While Teddy Forance admits that performing with commercial artists like Lady Gaga and Madonna, and in front of 30,000 people, is exhilarating, he is personally drawn to more abstract music when he choreographs. It's a preference that sometimes confounds his contemporaries. "Some of my friends will ask, 'How do you choreograph to music that sounds like silverware fighting?'" he says. "I just tell them one sound at a time," he says.
Dance students aren't the only ones who get to spend their summers learning new skills and refining their dance practice. Studio owners and administrators can also use the summer months to scope out new curriculum ideas, learn the latest business strategies and even earn a certification or two.
At Dance Teacher Web's Conference and Expo, attendees will spend July 29–August 1 in Las Vegas, Nevada learning everything from new teaching methods to studio management software. And as if the dance and business seminars weren't enough, participants can also choose from three certifications to earn during the conference to help expand their expertise, generate new revenue and set their studios apart:
The celebration of tap dance legend Bill "Bojangles" Robinson's birthday comes each year May 25, and the dance world goes wild for it! Since 1989 the day has been celebrated by tap lovers everywhere through music, movement and festivals.
Interested in joining the party this year? Here's one special way to celebrate NTDD in 2019.
New York City is a dream destination for many dancers. However aspiring Broadway stars don't have to wait until they're pros to experience all the city has to offer. With Dance the World Broadway, students can get a taste of the Big Apple—plus hone their dance skills and make lasting memories.
Dance Teacher2014 K–12 public-school education award recipient, Joan Sheary, is starring in a new documentary, Toe the Line: Arts Education for Life. The film, which is currently wrapping 10 years of filming, follows a group of high school students as they participate in a public arts magnet middle school program in Worcester, Massachusetts, under the direction of dance teacher and former Rockette, Sheary.
Through the eyes of the students, the audience has the opportunity to see the value of arts education in action. The film shows students as they navigate daily practice, grueling workouts, competition, bullying, peer pressure and complex home dynamics, all culminating in the school's year-end performances.
"We have filmed for a total of 450 hours over a 10-year period," director Barbara Copithorne says. "The result is Toe the Line: Arts Education for Life—a 76-minute documentary about Joan Sheary, the origin and breadth of the program she created, the students' lives she's touched and a city that supports the arts."
As the film creeps toward festival submissions, the creators are reaching out to the dance community to raise funds for its release. You can contribute here.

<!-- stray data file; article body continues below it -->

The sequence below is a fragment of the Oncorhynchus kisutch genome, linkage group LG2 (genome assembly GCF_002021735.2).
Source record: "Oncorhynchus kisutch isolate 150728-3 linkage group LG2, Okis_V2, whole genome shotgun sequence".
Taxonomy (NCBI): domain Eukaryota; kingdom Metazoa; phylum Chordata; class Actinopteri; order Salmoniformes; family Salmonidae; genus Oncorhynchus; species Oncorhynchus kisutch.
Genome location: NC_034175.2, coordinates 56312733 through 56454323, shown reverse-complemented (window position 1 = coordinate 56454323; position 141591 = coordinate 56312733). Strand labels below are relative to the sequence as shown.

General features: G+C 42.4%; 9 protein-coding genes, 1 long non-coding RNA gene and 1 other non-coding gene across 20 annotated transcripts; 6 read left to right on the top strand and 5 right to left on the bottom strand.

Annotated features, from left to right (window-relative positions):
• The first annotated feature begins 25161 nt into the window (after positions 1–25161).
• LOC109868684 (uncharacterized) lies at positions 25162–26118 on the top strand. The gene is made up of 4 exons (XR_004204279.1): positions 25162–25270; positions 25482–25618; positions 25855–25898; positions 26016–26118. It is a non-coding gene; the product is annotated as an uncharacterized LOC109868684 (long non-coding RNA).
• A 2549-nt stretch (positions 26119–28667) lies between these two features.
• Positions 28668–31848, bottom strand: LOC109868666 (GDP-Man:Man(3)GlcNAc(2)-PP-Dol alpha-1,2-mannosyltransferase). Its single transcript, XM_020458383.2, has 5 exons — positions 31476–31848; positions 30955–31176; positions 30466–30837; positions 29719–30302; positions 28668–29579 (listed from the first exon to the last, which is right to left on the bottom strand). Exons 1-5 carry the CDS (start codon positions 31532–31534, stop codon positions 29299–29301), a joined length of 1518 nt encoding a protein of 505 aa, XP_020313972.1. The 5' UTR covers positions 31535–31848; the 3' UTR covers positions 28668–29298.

Sheary's success as a teacher was celebrated at our yearly Dance Teacher Award presentation in 2014. To participate in this year's DT Awards, join us at The Dance Teacher Summit in Long Beach, California. Follow the link to get more information on registration, class schedules and events.
Photo by Julianna D. Photography, courtesy of Abreu
Although Rudy Abreu is currently JLo's backup dancer and an award-winning choreographer—his piece "Pray" tied for second runner-up at the 2018 Capezio A.C.E. Awards, and a variation of the piece made it to the finals on NBC's "World of Dance"—he still finds time to teach. Especially about how he hears music.
Q: Our dancers' parents want to observe class, but students won't focus if I let them in the room. I've tried having them observe the last 10 minutes of class, but even that can be disruptive and bring the dancers' progress to a halt. Do you have any advice on how to handle this?
James Payne, director of The School of Pennsylvania Ballet, starts class each day by asking students how they feel. "If they're collectively hurting, and I know that the day before they were working hard on something new, I might lessen the intensity of the class," he says. "I won't slow it down, though. Sometimes it's better to move through the aches and get to the other side."
A productive class depends, in part, on how well it is paced. If you move too slow, you risk losing students' interest and creating unwanted heaviness. Move too fast and dancers might not fully benefit from combinations or get sufficiently warm, increasing their risk of injury. But even these guidelines may differ depending on the students' age and level. Good pacing is a delicate balance that can facilitate mental and physical growth, but it requires good planning, close observation and the ability to adapt mid-class.
Running your own studio often comes with a pull-yourself-up-by-your-bootstraps mentality. After all, you're the one who teaches class, creates choreography, collects tuition, plans a recital, calls parents, answers e-mails, orders costumes—plus a host of other tasks, some of which you probably don't even think about. But what if you had someone to help you, someone who could take certain routine or clerical tasks off your hands, freeing you up to focus on what you love?
This weekend, Roxey Ballet presented a sensory-friendly production of Cinderella at the Kendell Main Stage Theater in Ewing, New Jersey, with sound adjustments, a relaxed house environment and volunteers present to assist audience members with special needs. The production came on the heels of three educational residencies held at New Jersey–based elementary schools in honor of Autism Awareness Month in April.
What does Mikhail Baryshnikov have to say to dancers starting their careers today? On Friday, he gave the keynote speech during the graduation ceremony for the inaugural class of the USC Glorya Kaufman School of Dance.